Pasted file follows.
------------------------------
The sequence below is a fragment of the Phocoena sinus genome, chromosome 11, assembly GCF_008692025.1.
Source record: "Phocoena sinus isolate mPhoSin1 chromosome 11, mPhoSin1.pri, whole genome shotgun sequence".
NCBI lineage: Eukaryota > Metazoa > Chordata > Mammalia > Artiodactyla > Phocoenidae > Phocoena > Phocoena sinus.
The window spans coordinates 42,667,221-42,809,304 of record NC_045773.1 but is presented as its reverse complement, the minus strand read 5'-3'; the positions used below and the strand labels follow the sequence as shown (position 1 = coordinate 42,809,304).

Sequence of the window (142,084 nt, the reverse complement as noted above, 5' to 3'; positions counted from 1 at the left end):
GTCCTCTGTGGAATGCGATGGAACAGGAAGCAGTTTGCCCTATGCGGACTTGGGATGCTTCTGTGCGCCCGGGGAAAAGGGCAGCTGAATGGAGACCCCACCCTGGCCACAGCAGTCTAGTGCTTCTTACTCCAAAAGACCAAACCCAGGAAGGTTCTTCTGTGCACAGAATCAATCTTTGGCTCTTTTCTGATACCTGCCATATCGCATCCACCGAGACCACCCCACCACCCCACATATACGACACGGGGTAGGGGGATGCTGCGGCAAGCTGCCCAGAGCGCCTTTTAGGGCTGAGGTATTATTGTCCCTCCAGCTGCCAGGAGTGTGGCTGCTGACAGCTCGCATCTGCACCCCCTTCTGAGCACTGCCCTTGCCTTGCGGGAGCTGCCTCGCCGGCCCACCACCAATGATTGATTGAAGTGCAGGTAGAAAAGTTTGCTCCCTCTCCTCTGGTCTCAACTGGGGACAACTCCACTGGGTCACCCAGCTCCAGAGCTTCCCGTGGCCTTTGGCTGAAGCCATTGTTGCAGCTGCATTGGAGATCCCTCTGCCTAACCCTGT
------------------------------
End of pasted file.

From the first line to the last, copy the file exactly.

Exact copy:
The sequence below is a fragment of the Phocoena sinus genome, chromosome 11, assembly GCF_008692025.1.
Source record: "Phocoena sinus isolate mPhoSin1 chromosome 11, mPhoSin1.pri, whole genome shotgun sequence".
NCBI lineage: Eukaryota > Metazoa > Chordata > Mammalia > Artiodactyla > Phocoenidae > Phocoena > Phocoena sinus.
The window spans coordinates 42,667,221-42,809,304 of record NC_045773.1 but is presented as its reverse complement, the minus strand read 5'-3'; the positions used below and the strand labels follow the sequence as shown (position 1 = coordinate 42,809,304).

Sequence of the window (142,084 nt, the reverse complement as noted above, 5' to 3'; positions counted from 1 at the left end):
GTCCTCTGTGGAATGCGATGGAACAGGAAGCAGTTTGCCCTATGCGGACTTGGGATGCTTCTGTGCGCCCGGGGAAAAGGGCAGCTGAATGGAGACCCCACCCTGGCCACAGCAGTCTAGTGCTTCTTACTCCAAAAGACCAAACCCAGGAAGGTTCTTCTGTGCACAGAATCAATCTTTGGCTCTTTTCTGATACCTGCCATATCGCATCCACCGAGACCACCCCACCACCCCACATATACGACACGGGGTAGGGGGATGCTGCGGCAAGCTGCCCAGAGCGCCTTTTAGGGCTGAGGTATTATTGTCCCTCCAGCTGCCAGGAGTGTGGCTGCTGACAGCTCGCATCTGCACCCCCTTCTGAGCACTGCCCTTGCCTTGCGGGAGCTGCCTCGCCGGCCCACCACCAATGATTGATTGAAGTGCAGGTAGAAAAGTTTGCTCCCTCTCCTCTGGTCTCAACTGGGGACAACTCCACTGGGTCACCCAGCTCCAGAGCTTCCCGTGGCCTTTGGCTGAAGCCATTGTTGCAGCTGCATTGGAGATCCCTCTGCCTAACCCTGT